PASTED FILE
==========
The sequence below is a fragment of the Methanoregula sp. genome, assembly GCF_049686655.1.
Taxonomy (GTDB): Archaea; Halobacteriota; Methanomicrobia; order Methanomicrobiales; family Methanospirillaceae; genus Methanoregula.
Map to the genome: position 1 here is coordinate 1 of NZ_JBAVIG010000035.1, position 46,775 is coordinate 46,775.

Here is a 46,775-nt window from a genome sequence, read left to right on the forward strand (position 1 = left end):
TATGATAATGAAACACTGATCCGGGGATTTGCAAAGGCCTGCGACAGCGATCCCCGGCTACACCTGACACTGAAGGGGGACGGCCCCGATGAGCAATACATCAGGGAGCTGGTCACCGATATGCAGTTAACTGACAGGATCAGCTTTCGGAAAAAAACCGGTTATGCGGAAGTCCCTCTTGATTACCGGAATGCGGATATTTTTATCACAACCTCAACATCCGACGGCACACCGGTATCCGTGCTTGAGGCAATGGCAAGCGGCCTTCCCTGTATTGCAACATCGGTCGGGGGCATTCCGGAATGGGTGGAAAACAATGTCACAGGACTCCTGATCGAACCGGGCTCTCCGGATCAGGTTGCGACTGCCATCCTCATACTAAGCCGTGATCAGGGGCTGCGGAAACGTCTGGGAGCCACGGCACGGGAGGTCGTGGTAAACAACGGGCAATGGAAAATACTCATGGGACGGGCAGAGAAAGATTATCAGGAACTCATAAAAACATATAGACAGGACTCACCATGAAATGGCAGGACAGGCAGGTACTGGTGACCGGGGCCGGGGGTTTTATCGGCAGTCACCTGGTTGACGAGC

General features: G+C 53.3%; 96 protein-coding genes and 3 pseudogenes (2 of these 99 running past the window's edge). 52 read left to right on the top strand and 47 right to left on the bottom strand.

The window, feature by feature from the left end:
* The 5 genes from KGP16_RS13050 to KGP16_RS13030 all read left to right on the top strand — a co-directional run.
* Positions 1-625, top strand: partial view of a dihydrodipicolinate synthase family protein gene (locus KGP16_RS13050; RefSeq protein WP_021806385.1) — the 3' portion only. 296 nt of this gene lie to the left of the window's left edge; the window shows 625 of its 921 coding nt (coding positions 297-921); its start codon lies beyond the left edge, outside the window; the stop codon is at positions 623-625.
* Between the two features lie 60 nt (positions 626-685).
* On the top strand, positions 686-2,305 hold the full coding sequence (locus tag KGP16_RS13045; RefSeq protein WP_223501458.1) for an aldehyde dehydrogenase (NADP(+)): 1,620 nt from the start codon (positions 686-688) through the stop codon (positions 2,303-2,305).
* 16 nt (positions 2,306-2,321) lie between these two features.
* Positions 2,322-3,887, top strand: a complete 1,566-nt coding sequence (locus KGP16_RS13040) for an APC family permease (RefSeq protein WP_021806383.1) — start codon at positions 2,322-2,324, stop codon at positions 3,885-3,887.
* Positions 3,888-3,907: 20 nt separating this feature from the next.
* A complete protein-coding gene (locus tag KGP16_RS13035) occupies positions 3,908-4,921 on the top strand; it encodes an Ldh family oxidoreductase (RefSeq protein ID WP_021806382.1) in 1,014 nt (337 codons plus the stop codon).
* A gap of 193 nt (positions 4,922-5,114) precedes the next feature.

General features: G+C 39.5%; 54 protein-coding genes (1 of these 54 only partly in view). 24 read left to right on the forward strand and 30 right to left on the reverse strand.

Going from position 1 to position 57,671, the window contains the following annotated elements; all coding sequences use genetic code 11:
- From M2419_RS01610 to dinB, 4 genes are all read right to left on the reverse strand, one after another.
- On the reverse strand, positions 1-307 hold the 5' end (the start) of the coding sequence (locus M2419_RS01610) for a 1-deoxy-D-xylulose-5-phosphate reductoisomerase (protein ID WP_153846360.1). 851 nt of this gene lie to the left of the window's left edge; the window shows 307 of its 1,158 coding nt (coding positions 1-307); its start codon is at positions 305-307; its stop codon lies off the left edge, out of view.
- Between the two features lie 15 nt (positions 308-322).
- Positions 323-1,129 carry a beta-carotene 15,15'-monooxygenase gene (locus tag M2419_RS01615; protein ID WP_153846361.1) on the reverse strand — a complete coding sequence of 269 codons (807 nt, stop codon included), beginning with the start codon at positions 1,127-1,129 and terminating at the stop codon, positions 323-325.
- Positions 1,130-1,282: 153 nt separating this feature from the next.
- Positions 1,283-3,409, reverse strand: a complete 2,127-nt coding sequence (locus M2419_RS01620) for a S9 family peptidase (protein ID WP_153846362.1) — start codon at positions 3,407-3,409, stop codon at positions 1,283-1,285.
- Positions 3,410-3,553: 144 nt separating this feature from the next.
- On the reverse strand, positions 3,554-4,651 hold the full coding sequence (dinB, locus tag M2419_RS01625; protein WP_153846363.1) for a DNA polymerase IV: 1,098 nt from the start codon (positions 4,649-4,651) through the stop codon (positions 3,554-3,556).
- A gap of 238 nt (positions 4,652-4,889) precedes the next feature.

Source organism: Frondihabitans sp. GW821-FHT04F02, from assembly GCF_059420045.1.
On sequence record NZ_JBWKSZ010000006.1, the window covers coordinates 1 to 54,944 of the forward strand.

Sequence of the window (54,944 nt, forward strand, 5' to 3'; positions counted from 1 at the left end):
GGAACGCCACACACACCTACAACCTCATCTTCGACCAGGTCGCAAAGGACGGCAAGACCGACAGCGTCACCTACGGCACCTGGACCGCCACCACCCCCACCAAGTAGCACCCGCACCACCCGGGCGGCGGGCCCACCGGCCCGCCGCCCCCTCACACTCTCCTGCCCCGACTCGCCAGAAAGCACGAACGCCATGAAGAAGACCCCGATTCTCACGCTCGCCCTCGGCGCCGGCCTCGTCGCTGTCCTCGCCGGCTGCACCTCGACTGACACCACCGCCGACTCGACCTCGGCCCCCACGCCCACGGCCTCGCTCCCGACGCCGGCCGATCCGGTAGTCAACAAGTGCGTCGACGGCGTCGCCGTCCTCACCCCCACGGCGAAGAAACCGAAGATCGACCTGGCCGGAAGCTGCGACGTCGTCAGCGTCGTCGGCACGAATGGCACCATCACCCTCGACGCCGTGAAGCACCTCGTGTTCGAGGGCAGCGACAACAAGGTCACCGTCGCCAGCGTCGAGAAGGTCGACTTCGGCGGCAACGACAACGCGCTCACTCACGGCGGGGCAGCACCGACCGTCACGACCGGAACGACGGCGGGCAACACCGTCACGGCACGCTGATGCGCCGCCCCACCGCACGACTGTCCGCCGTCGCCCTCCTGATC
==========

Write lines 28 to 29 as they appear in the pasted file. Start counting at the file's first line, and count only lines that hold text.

Source organism: Frondihabitans sp. GW821-FHT04F02, from assembly GCF_059420045.1.
On sequence record NZ_JBWKSZ010000006.1, the window covers coordinates 1 to 54,944 of the forward strand.